Visions of the Cailleach

Visions of the Cailleach

By Sorita d’Este and David Rankine

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Standing astride the British landscape, looms the giant blue form of the Cailleach. Whether she is seen as a benevolent earth-shaping giantess, harsh winter hag goddess, shape-shifting crone, guardian of sacred wells and animals, or ancient bestower of sovereignty; the Cailleach appears in many roles and manifestations in myths and legends across the British Isles. Tracking the Cailleach across thousands of years through folklore, literature and place names, the authors have uncovered startling references which hint at a hidden priestess cult worshipping the Cailleach from ancient times through into the twentieth century. By exploring her myths and legends, they demonstrate the hugely significant role of the Cailleach in the early history of the British Isles. The demonization of the Cailleach through the Middle Ages by the Christian Church paralleled that of women and witches, and is reflected in various other supernatural hag figures possibly derived from her and discussed in detail, such as Black Annis, Gyre Carling, Mia Lia, Nicneven and the Old Woman of the Mountain. Looking beyond the veil of the sacred landscape, the vision of the Cailleach confronts the seeker, in hills and rocks, lakes and wells, burial chambers and stormy skies. Now finally the primal elemental power of the Cailleach is revealed in her full glory, in the tales and places of Ireland, Scotland and the Isle of Man; as well as in traces of her presence in England, Wales, Jersey, Brittany, Spain and Norway. This unique and ground-breaking work brings together for the first time the wealth of folklore, stories and legends regarding this most significant of British supernatural figures, whose myths and wisdom are as relevant today as they have ever been.


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Extracts from Reviews:

“As a real bonus, the book is well written. The style is easy and intelligent. It wears its scholarship lightly, but is robust. There are plenty of references and a great bibliography. All this makes the book something of a rarity in times when many scholarly works are badly written and dreadfully biased (and professional academics are some of the worst culprits); and when many books on myth, folklore and spiritual matters seem to rely so heavily on something the author might once have seen on television or has written in their first flush of enthusiasm for a new found path without actually having any deeper understanding of the subject on which they expound.” G. Talboys, Author and Amazon Reviewer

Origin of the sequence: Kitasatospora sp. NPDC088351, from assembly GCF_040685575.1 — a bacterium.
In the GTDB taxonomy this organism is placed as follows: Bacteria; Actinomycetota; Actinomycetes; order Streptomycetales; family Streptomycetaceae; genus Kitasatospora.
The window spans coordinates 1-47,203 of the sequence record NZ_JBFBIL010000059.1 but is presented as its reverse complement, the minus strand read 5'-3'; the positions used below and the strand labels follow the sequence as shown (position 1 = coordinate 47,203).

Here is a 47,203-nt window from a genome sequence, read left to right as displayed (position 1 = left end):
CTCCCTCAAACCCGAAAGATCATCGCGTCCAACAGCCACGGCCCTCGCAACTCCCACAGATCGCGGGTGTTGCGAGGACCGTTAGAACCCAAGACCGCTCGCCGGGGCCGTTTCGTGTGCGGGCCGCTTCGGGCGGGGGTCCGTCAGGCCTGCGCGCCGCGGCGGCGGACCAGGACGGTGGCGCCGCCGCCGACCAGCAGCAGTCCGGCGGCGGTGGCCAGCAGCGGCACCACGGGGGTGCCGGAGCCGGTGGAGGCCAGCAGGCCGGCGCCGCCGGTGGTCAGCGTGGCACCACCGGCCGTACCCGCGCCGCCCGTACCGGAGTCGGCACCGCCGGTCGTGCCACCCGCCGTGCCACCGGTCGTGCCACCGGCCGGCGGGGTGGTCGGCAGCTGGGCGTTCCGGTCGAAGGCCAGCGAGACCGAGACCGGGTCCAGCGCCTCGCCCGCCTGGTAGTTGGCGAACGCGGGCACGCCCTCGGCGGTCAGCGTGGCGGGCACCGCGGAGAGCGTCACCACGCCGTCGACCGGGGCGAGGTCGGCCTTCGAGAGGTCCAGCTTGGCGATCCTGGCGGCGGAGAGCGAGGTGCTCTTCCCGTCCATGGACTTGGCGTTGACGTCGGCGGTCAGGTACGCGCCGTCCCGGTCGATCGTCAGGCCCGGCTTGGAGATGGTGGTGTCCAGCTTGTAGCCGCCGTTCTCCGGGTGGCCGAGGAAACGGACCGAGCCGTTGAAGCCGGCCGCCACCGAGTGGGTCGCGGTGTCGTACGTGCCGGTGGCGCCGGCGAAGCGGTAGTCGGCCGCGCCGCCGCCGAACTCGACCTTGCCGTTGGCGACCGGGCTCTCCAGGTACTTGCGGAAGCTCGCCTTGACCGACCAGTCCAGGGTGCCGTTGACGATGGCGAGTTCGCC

“Authors Sorita d’Este and David Rankine present in this small but superbly researched tome a wealth of lore concerning the Cailleach. Tracing her myths back beyond the time of the Romans, they note how the land of Portugal acquired its name through the Cailleach myth, and they relate folktales of her from Iberia to Scotland. The Cailleach is a crone, perhaps the crone manifestation of the triple goddess. She is as old as the hills and a bit of a trickster, though she works her tricks for good and for the defense of those decent folk she favors. She is fair and always takes a payment for her deeds, in the manner of the faerie folk. She operates through nature. Her wealth is in the form of wool and grain, and her treasured red deer. She is undoubtedly a primal being who exists with the green world in a very profound and integrated sense. As I read this tome, I could not help but think of the Cailleach as the natural counterpart to the Green Man.” Cliff Seruntine, Author and Amazon Reviewer

“Authors Sorita d’este and David Rankine explore the roots of this ancient goddess, her many role and what exactly she represented. Her origins are believed to be derived from Iberian Celts who made their way from Spain to Ireland. Various linguistic etymologies speak of a people called the kalliechi or some similar word in Greek. This linguistic etymology could be referring to a group of people or a cult of priestesses dedicated to the Calliech. These would actually be deer priestesses who decked themselves out in deer skins and deer horns.” S. Cranow, Amazon Reviewer

“In short, this lovely book is a great primer to learning of the legendary Celtic Hag Goddess, the Cailleach by taking you on a walk through Her history and legends. Great for those interested in Celtic myth.”

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